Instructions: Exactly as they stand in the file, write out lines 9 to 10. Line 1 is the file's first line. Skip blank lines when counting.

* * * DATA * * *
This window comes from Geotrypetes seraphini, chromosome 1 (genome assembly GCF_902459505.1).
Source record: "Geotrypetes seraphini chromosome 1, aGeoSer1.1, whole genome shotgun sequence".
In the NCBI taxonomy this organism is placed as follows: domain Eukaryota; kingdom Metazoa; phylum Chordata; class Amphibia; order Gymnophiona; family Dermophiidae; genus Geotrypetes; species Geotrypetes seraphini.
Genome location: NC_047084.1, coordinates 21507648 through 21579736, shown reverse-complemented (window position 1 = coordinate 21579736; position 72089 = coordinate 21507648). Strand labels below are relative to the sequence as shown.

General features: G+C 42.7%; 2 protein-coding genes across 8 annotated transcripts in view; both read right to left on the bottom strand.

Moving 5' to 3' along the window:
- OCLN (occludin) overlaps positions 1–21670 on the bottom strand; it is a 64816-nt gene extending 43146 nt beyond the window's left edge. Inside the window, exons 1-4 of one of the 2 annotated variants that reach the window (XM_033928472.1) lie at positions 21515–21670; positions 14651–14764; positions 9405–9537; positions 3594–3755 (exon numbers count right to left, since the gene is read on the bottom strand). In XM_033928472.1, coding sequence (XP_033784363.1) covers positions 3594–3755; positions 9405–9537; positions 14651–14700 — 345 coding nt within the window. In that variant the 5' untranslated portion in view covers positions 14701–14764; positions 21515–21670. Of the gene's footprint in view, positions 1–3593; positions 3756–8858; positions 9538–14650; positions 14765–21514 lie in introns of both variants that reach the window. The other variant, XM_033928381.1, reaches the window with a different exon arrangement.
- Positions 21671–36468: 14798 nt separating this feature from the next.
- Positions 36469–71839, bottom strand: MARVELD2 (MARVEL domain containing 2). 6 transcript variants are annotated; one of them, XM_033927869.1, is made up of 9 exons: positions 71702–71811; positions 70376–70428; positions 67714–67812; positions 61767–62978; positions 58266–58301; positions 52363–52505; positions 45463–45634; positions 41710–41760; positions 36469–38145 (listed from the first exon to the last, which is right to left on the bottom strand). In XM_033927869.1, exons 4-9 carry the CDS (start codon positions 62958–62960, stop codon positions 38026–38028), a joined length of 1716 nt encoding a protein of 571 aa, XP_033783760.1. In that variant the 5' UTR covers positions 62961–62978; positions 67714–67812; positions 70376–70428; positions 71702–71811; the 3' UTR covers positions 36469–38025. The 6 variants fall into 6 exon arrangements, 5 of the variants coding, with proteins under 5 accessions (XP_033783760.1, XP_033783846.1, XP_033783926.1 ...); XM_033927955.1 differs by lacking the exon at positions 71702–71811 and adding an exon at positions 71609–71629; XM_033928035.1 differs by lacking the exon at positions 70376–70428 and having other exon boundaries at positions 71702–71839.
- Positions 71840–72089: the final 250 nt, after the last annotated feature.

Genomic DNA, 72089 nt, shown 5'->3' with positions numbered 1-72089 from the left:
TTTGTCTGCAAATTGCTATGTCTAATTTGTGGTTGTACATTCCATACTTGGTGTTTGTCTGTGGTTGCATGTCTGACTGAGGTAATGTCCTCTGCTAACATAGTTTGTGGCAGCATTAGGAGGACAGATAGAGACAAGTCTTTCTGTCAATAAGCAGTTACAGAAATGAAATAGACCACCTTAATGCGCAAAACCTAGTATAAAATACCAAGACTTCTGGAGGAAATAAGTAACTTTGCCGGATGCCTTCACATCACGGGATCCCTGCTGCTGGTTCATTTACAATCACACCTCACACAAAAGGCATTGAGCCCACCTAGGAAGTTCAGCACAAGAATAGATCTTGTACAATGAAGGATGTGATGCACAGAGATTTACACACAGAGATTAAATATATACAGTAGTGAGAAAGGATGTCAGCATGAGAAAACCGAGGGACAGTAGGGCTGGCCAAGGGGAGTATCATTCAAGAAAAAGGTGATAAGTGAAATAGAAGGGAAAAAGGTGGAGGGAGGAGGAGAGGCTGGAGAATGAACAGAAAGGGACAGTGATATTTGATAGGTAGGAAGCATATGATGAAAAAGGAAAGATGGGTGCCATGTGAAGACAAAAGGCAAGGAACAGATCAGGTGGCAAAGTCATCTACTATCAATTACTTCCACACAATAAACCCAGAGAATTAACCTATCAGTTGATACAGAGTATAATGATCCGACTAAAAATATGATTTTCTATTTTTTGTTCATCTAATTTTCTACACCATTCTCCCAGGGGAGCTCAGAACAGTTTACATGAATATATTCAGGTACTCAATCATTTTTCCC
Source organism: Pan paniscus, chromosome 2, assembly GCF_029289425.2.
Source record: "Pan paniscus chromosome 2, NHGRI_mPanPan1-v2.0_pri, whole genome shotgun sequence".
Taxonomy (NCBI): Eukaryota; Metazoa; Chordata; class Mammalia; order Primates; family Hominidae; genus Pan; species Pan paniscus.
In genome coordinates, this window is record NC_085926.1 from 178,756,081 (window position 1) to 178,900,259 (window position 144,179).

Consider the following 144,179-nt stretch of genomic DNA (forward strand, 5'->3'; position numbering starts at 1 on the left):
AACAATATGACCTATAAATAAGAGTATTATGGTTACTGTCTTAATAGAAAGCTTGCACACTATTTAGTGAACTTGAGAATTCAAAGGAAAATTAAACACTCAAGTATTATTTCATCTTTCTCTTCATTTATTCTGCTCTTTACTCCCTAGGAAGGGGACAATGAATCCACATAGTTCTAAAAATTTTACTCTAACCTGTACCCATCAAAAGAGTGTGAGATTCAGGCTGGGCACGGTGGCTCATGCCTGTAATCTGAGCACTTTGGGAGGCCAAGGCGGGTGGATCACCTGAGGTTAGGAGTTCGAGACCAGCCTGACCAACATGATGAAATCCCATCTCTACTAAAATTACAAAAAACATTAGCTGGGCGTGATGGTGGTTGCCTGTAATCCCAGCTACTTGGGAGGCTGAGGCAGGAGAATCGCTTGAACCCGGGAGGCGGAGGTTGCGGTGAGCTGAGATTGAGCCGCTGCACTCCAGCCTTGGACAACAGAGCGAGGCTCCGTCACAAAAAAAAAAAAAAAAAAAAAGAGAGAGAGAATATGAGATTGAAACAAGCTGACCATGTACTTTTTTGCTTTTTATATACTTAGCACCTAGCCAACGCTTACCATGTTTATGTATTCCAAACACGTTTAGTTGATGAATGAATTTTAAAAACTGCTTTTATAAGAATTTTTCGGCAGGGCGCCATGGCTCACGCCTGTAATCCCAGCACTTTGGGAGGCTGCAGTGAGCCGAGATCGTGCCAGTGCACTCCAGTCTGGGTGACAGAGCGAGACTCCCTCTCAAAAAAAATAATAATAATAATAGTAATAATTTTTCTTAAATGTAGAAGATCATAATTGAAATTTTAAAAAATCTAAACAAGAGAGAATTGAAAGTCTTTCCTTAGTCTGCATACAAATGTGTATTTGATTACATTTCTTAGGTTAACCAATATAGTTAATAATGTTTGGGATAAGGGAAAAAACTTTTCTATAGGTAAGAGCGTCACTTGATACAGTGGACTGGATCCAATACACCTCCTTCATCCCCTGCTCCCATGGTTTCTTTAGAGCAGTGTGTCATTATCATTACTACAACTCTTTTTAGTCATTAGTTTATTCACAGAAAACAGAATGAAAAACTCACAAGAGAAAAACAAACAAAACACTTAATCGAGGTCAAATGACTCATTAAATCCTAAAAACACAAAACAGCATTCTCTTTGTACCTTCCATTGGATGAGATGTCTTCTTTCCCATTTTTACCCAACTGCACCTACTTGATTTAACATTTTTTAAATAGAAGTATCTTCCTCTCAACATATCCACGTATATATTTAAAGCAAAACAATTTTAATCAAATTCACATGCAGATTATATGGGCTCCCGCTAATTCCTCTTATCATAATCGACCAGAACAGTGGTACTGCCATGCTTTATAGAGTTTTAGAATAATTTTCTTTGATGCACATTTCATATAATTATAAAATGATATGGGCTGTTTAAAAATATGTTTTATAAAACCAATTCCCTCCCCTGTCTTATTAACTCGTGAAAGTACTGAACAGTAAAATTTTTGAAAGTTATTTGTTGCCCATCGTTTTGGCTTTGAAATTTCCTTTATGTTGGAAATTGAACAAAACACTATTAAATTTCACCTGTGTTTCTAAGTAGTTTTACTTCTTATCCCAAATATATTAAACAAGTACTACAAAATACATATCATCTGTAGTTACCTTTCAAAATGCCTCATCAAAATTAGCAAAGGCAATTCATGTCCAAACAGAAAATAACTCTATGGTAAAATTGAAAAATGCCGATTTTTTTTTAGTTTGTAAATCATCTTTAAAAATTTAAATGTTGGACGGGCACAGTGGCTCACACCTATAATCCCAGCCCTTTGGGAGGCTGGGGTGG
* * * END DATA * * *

- Positions 36469–71839, bottom strand: MARVELD2 (MARVEL domain containing 2). 6 transcript variants are annotated; one of them, XM_033927869.1, is made up of 9 exons: positions 71702–71811; positions 70376–70428; positions 67714–67812; positions 61767–62978; positions 58266–58301; positions 52363–52505; positions 45463–45634; positions 41710–41760; positions 36469–38145 (listed from the first exon to the last, which is right to left on the bottom strand). In XM_033927869.1, exons 4-9 carry the CDS (start codon positions 62958–62960, stop codon positions 38026–38028), a joined length of 1716 nt encoding a protein of 571 aa, XP_033783760.1. In that variant the 5' UTR covers positions 62961–62978; positions 67714–67812; positions 70376–70428; positions 71702–71811; the 3' UTR covers positions 36469–38025. The 6 variants fall into 6 exon arrangements, 5 of the variants coding, with proteins under 5 accessions (XP_033783760.1, XP_033783846.1, XP_033783926.1 ...); XM_033927955.1 differs by lacking the exon at positions 71702–71811 and adding an exon at positions 71609–71629; XM_033928035.1 differs by lacking the exon at positions 70376–70428 and having other exon boundaries at positions 71702–71839.
- Positions 71840–72089: the final 250 nt, after the last annotated feature.